6. 2 “Try to Refrain from That Desire” Self-Control and Violent Passion in Oscar Micheaux’s African American Western
    (pp. 51-74)

    Jean Baptiste, the protagonist of Oscar Micheaux’s novel,The Homesteader(1917), first appears in the narrative struggling against a howling blizzard on the plains of frontier South Dakota.¹ Micheaux’s depiction of this storm, which transforms the plains into “one endless, unbroken sheet of white frost and ice,” is both a realistic winter landscape description and an allegorical representation of Baptiste’s social situation—a black individual who has left behind African American communities in the East to seek economic opportunity in a predominantly white western frontier settlement (38). As Baptiste observes, there were “Germans from Germany” and “Swedes from Sweden” as...

  7. 3 “This Strange White World” Race and Place in Era Bell Thompson’s American Daughter and Rose Gordon’s Newspaper Writing
    (pp. 75-101)

    Aboard a train heading out of Minneapolis toward frontier North Dakota, Era Bell Thompson describes a landscape that grows steadily bleaker with each mile further west: “Suddenly there was snow—miles and miles of dull, white snow, stretching out to meet the heavy, gray sky; deep banks of snow drifted against wooden snow fences. . . . All day long we rode through the silent fields of snow, a cold depression spreading over us” (American26–27). Like Oscar Micheaux inThe Homesteader, Thompson uses realistic winter landscape descriptions in her autobiography,American Daughter(1946), allegorically to represent the social...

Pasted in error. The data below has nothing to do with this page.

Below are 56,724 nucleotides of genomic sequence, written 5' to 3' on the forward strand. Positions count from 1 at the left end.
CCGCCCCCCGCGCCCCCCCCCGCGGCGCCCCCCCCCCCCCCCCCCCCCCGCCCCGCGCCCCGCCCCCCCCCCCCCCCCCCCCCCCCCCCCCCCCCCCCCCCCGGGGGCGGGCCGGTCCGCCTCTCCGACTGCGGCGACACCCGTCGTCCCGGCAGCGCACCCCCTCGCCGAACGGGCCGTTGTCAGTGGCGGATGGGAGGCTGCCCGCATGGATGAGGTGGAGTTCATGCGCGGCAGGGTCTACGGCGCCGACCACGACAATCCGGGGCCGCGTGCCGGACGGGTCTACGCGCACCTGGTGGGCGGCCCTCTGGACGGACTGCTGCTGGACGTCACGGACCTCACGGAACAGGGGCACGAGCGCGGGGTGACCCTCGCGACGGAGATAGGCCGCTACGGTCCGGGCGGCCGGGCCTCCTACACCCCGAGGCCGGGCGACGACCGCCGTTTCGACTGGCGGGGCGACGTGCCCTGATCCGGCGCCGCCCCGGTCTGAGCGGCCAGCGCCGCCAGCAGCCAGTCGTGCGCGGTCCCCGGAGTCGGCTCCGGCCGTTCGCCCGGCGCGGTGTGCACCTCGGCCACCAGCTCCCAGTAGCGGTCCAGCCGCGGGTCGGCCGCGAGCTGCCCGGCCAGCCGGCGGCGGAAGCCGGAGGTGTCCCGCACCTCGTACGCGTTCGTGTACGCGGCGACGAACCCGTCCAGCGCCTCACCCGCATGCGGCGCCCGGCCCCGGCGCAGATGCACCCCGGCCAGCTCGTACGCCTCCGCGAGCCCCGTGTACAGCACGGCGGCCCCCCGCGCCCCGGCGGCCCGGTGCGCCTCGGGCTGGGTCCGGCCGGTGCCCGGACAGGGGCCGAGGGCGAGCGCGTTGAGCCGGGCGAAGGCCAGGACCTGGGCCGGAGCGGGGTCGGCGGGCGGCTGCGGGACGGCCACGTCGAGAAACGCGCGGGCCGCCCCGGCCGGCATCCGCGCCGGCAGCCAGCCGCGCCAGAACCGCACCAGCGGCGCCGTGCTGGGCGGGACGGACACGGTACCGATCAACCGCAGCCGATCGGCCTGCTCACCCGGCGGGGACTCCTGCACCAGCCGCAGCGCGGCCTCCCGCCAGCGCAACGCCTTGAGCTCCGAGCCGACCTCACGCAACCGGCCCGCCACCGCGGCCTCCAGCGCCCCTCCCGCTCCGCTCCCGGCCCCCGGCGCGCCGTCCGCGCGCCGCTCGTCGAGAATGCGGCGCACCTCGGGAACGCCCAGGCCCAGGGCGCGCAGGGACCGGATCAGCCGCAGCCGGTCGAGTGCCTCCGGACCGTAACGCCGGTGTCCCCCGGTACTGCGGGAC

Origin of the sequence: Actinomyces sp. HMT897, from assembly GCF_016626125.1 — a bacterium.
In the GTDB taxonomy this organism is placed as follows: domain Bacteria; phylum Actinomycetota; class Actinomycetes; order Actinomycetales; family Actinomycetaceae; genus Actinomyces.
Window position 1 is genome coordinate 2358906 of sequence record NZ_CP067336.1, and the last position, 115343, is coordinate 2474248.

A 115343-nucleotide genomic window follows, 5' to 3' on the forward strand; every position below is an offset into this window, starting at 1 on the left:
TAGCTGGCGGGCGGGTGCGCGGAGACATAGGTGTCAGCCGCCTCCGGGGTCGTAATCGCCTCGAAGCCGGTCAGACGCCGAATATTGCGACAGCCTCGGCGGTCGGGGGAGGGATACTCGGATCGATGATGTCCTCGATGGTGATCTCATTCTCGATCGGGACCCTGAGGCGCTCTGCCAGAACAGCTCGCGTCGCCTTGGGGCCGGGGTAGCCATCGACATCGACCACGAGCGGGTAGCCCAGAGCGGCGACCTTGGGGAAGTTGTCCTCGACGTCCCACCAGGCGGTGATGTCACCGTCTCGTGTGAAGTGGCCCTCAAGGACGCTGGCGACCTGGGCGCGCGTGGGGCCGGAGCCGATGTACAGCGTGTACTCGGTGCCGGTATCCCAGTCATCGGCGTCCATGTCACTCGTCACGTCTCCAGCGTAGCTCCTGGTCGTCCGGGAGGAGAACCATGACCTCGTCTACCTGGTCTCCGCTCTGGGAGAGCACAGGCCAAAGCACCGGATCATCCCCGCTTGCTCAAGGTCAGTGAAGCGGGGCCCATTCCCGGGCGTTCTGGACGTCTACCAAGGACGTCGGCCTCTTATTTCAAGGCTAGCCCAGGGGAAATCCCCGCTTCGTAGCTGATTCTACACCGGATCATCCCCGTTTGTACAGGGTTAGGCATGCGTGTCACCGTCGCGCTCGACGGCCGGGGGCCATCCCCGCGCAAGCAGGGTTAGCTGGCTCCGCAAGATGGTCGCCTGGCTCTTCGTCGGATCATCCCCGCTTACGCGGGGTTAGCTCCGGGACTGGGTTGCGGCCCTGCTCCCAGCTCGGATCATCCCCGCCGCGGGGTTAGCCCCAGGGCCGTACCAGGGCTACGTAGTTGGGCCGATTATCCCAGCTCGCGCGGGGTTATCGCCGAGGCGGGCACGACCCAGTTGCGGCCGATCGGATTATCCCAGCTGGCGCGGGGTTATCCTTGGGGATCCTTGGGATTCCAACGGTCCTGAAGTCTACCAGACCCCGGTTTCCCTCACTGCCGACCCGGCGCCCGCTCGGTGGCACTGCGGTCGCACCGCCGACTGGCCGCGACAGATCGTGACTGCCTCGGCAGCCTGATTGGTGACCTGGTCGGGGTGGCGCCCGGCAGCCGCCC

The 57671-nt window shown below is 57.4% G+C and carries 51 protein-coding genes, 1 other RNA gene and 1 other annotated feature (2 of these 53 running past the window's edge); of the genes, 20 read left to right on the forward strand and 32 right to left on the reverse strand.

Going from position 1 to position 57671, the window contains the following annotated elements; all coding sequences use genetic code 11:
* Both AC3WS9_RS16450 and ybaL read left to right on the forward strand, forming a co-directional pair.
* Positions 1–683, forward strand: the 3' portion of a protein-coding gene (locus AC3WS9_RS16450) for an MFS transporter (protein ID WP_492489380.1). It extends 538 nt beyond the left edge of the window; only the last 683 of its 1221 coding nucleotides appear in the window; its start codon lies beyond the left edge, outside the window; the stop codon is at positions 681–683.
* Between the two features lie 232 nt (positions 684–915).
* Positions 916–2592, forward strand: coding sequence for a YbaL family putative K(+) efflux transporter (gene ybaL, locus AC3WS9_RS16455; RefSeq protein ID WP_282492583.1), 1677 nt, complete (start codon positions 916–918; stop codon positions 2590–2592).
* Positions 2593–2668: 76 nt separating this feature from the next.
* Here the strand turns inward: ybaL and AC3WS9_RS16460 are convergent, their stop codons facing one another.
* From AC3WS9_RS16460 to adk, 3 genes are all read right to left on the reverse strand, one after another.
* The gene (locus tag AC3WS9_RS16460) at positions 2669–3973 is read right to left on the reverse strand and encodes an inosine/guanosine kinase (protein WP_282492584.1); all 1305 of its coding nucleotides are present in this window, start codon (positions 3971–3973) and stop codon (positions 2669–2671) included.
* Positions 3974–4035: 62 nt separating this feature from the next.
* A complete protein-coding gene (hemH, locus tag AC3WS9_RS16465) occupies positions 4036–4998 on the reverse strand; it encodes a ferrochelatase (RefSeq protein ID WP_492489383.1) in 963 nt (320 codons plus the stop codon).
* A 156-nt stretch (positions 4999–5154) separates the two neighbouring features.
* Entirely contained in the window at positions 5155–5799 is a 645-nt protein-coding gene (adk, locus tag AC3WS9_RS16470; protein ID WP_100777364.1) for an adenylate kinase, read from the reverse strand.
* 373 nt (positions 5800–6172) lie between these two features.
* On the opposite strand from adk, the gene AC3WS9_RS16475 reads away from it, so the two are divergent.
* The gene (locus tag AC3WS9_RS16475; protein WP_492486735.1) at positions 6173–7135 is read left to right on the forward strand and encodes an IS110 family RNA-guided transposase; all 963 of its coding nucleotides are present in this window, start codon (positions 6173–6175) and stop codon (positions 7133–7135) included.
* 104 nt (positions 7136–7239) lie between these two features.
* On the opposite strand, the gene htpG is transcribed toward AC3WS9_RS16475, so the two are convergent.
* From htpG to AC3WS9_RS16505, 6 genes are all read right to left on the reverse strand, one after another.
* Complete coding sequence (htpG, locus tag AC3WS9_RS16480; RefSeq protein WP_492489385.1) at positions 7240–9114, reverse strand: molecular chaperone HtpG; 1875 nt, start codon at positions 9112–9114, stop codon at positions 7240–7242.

8. 4 Cowboys, Cooks, and Comics African American Characters in Westerns of the 1930s
    (pp. 102-126)

    Combining action, humor, and musical performance, a series of black-cast Westerns filmed in the late 1930s and starring singer Herb Jeffries places African Americans at the center of their stories of life on the American frontier. By so doing, such films asHarlem on the Prairie(1937),Two-Gun Man from Harlem(1938),The Bronze Buckaroo(1938), andHarlem Rides the Range(1939) provide a vision that counters the way most Hollywood Westerns marginalize or ignore the role blacks played in settling the West. Although produced for African American audiences, these Westerns have been accused of repeating many of the same...

  9. 5 Oscar Micheaux, The Exile, and the Black Western Race Film
    (pp. 127-153)

    Although it might seem unusual to consider the centrality of South Dakota to African American history, two landmark events in the history of African American cinema are connected to the state. Writer and filmmaker Oscar Micheaux’sThe Homesteader(1919), the first feature-length silent film helmed by an African American director, is primarily set in South Dakota. Although interior filming took place elsewhere, Micheaux spent several days traveling around the state with his two stars for on-location filming. For the first African American–produced feature-length sound film, director Micheaux returned to the setting of South Dakota forThe Exile(1931). Both...